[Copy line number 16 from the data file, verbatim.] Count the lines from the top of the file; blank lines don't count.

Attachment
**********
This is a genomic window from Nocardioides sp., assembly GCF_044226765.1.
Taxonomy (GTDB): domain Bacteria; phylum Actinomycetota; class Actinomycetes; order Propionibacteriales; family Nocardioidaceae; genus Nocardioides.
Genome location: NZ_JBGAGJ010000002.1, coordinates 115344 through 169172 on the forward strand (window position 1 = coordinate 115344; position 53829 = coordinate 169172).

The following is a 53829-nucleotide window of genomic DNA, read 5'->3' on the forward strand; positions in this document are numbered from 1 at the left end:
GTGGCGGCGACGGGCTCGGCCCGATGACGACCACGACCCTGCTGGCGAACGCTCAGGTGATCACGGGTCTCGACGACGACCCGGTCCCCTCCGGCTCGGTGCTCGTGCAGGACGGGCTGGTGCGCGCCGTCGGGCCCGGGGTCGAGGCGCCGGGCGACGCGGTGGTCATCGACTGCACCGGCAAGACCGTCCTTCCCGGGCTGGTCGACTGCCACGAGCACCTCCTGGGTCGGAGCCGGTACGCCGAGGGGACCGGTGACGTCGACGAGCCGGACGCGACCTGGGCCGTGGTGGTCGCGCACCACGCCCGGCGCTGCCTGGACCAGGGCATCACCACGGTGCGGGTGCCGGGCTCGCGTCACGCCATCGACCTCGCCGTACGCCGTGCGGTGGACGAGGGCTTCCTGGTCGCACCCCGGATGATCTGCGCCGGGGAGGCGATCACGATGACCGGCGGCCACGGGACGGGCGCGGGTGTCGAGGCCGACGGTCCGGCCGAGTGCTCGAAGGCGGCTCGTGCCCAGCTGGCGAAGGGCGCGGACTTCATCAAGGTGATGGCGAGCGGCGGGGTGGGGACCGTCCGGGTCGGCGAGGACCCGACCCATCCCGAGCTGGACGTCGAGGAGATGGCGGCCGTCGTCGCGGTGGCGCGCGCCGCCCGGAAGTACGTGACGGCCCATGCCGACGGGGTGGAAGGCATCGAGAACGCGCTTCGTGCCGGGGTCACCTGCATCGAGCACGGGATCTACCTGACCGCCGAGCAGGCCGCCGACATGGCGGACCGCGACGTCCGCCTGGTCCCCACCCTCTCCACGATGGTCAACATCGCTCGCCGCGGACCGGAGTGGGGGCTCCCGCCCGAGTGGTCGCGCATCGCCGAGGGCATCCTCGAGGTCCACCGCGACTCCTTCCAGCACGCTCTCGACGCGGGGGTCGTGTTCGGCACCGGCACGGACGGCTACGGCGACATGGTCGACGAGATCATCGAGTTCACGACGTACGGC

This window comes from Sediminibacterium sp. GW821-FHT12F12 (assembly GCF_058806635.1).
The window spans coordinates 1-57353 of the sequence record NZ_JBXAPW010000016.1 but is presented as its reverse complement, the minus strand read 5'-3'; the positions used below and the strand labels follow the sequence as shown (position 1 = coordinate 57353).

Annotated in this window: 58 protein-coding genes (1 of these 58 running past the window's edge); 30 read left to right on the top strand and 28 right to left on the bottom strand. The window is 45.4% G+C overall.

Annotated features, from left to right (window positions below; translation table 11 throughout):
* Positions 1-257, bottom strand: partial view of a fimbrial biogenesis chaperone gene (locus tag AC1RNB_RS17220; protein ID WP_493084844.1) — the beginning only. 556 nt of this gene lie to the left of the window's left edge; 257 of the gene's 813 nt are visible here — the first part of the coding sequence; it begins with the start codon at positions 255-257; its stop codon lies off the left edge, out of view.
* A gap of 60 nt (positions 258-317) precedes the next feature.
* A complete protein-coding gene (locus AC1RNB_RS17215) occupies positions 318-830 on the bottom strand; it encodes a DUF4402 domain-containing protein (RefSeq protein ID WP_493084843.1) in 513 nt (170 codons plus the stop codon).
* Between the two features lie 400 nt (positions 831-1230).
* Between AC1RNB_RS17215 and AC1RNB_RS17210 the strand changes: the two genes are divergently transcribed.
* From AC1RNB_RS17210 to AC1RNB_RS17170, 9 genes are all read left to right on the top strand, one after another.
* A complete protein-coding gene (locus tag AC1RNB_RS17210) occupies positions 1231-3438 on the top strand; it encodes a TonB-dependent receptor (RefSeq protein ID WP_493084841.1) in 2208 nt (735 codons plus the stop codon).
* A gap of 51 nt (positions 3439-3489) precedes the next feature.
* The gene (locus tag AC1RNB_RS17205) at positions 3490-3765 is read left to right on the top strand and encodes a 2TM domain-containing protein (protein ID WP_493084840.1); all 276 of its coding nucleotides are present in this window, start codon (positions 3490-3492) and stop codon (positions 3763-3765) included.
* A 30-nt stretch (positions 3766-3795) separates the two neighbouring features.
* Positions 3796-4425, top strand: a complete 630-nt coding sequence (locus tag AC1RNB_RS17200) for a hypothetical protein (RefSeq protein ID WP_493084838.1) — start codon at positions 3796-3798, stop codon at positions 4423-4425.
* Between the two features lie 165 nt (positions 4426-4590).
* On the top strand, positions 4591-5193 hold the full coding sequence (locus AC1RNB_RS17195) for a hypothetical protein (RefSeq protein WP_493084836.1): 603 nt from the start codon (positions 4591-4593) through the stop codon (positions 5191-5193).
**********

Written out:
* A complete protein-coding gene (locus tag AC1RNB_RS17210) occupies positions 1231-3438 on the top strand; it encodes a TonB-dependent receptor (RefSeq protein ID WP_493084841.1) in 2208 nt (735 codons plus the stop codon).